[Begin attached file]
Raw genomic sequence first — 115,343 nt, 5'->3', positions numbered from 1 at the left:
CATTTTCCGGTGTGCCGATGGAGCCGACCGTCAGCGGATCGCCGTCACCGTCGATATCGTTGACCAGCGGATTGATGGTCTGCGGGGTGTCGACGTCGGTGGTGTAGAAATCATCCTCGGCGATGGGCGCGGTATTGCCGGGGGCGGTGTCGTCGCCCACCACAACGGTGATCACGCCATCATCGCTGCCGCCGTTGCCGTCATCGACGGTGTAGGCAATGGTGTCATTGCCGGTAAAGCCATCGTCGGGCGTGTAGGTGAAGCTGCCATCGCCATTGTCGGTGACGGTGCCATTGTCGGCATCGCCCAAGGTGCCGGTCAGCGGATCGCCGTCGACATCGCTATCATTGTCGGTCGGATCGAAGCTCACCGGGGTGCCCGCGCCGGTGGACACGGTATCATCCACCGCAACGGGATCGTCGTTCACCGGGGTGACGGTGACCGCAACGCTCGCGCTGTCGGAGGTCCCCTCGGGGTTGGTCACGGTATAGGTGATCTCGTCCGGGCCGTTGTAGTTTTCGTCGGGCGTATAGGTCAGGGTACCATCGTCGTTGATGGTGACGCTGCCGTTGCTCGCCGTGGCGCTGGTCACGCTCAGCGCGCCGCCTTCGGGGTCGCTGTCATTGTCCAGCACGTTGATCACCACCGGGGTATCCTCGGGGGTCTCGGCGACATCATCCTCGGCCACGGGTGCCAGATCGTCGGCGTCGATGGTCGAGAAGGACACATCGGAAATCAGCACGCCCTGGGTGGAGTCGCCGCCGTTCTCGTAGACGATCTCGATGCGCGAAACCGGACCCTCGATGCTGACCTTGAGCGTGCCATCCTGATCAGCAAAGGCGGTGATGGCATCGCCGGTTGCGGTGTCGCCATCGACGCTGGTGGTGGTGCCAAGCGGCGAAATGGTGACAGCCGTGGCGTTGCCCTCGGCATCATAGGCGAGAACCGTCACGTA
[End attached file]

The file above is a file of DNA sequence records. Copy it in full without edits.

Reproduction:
Raw genomic sequence first — 115,343 nt, 5'->3', positions numbered from 1 at the left:
CATTTTCCGGTGTGCCGATGGAGCCGACCGTCAGCGGATCGCCGTCACCGTCGATATCGTTGACCAGCGGATTGATGGTCTGCGGGGTGTCGACGTCGGTGGTGTAGAAATCATCCTCGGCGATGGGCGCGGTATTGCCGGGGGCGGTGTCGTCGCCCACCACAACGGTGATCACGCCATCATCGCTGCCGCCGTTGCCGTCATCGACGGTGTAGGCAATGGTGTCATTGCCGGTAAAGCCATCGTCGGGCGTGTAGGTGAAGCTGCCATCGCCATTGTCGGTGACGGTGCCATTGTCGGCATCGCCCAAGGTGCCGGTCAGCGGATCGCCGTCGACATCGCTATCATTGTCGGTCGGATCGAAGCTCACCGGGGTGCCCGCGCCGGTGGACACGGTATCATCCACCGCAACGGGATCGTCGTTCACCGGGGTGACGGTGACCGCAACGCTCGCGCTGTCGGAGGTCCCCTCGGGGTTGGTCACGGTATAGGTGATCTCGTCCGGGCCGTTGTAGTTTTCGTCGGGCGTATAGGTCAGGGTACCATCGTCGTTGATGGTGACGCTGCCGTTGCTCGCCGTGGCGCTGGTCACGCTCAGCGCGCCGCCTTCGGGGTCGCTGTCATTGTCCAGCACGTTGATCACCACCGGGGTATCCTCGGGGGTCTCGGCGACATCATCCTCGGCCACGGGTGCCAGATCGTCGGCGTCGATGGTCGAGAAGGACACATCGGAAATCAGCACGCCCTGGGTGGAGTCGCCGCCGTTCTCGTAGACGATCTCGATGCGCGAAACCGGACCCTCGATGCTGACCTTGAGCGTGCCATCCTGATCAGCAAAGGCGGTGATGGCATCGCCGGTTGCGGTGTCGCCATCGACGCTGGTGGTGGTGCCAAGCGGCGAAATGGTGACAGCCGTGGCGTTGCCCTCGGCATCATAGGCGAGAACCGTCACGTA